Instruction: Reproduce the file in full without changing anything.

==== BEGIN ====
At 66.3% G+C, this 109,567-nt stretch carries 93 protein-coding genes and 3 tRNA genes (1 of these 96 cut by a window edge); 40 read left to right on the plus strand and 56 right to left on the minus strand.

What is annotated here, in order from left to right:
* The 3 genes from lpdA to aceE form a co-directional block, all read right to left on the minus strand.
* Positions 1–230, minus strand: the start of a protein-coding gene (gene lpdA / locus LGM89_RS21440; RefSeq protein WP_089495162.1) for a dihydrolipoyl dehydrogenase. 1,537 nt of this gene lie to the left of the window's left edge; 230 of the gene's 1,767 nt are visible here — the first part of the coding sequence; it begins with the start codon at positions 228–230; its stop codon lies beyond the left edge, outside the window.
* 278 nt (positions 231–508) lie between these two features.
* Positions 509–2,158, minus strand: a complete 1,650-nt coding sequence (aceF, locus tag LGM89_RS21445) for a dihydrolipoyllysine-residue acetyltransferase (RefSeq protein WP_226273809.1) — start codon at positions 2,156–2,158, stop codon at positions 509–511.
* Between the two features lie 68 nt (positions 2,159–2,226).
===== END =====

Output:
At 66.3% G+C, this 109,567-nt stretch carries 93 protein-coding genes and 3 tRNA genes (1 of these 96 cut by a window edge); 40 read left to right on the plus strand and 56 right to left on the minus strand.

What is annotated here, in order from left to right:
* The 3 genes from lpdA to aceE form a co-directional block, all read right to left on the minus strand.
* Positions 1–230, minus strand: the start of a protein-coding gene (gene lpdA / locus LGM89_RS21440; RefSeq protein WP_089495162.1) for a dihydrolipoyl dehydrogenase. 1,537 nt of this gene lie to the left of the window's left edge; 230 of the gene's 1,767 nt are visible here — the first part of the coding sequence; it begins with the start codon at positions 228–230; its stop codon lies beyond the left edge, outside the window.
* 278 nt (positions 231–508) lie between these two features.
* Positions 509–2,158, minus strand: a complete 1,650-nt coding sequence (aceF, locus tag LGM89_RS21445) for a dihydrolipoyllysine-residue acetyltransferase (RefSeq protein WP_226273809.1) — start codon at positions 2,156–2,158, stop codon at positions 509–511.
* Between the two features lie 68 nt (positions 2,159–2,226).